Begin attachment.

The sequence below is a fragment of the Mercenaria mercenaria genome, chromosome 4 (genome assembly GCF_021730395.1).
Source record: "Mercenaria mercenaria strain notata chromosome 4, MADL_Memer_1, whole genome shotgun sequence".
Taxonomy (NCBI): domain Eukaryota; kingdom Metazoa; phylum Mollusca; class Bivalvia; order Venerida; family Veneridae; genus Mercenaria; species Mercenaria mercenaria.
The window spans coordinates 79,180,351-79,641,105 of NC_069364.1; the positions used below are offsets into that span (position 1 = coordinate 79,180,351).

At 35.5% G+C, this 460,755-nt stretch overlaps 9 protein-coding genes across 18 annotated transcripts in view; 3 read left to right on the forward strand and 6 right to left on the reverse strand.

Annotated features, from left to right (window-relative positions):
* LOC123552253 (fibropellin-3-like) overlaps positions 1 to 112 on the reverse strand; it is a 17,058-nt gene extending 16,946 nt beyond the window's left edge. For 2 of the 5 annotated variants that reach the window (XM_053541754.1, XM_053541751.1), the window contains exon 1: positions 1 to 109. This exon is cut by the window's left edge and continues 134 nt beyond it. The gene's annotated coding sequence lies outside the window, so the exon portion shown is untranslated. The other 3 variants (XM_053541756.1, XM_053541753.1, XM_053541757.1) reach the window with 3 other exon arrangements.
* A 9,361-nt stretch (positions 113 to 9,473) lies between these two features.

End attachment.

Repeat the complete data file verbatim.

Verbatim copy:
The sequence below is a fragment of the Mercenaria mercenaria genome, chromosome 4 (genome assembly GCF_021730395.1).
Source record: "Mercenaria mercenaria strain notata chromosome 4, MADL_Memer_1, whole genome shotgun sequence".
Taxonomy (NCBI): domain Eukaryota; kingdom Metazoa; phylum Mollusca; class Bivalvia; order Venerida; family Veneridae; genus Mercenaria; species Mercenaria mercenaria.
The window spans coordinates 79,180,351-79,641,105 of NC_069364.1; the positions used below are offsets into that span (position 1 = coordinate 79,180,351).

At 35.5% G+C, this 460,755-nt stretch overlaps 9 protein-coding genes across 18 annotated transcripts in view; 3 read left to right on the forward strand and 6 right to left on the reverse strand.

Annotated features, from left to right (window-relative positions):
* LOC123552253 (fibropellin-3-like) overlaps positions 1 to 112 on the reverse strand; it is a 17,058-nt gene extending 16,946 nt beyond the window's left edge. For 2 of the 5 annotated variants that reach the window (XM_053541754.1, XM_053541751.1), the window contains exon 1: positions 1 to 109. This exon is cut by the window's left edge and continues 134 nt beyond it. The gene's annotated coding sequence lies outside the window, so the exon portion shown is untranslated. The other 3 variants (XM_053541756.1, XM_053541753.1, XM_053541757.1) reach the window with 3 other exon arrangements.
* A 9,361-nt stretch (positions 113 to 9,473) lies between these two features.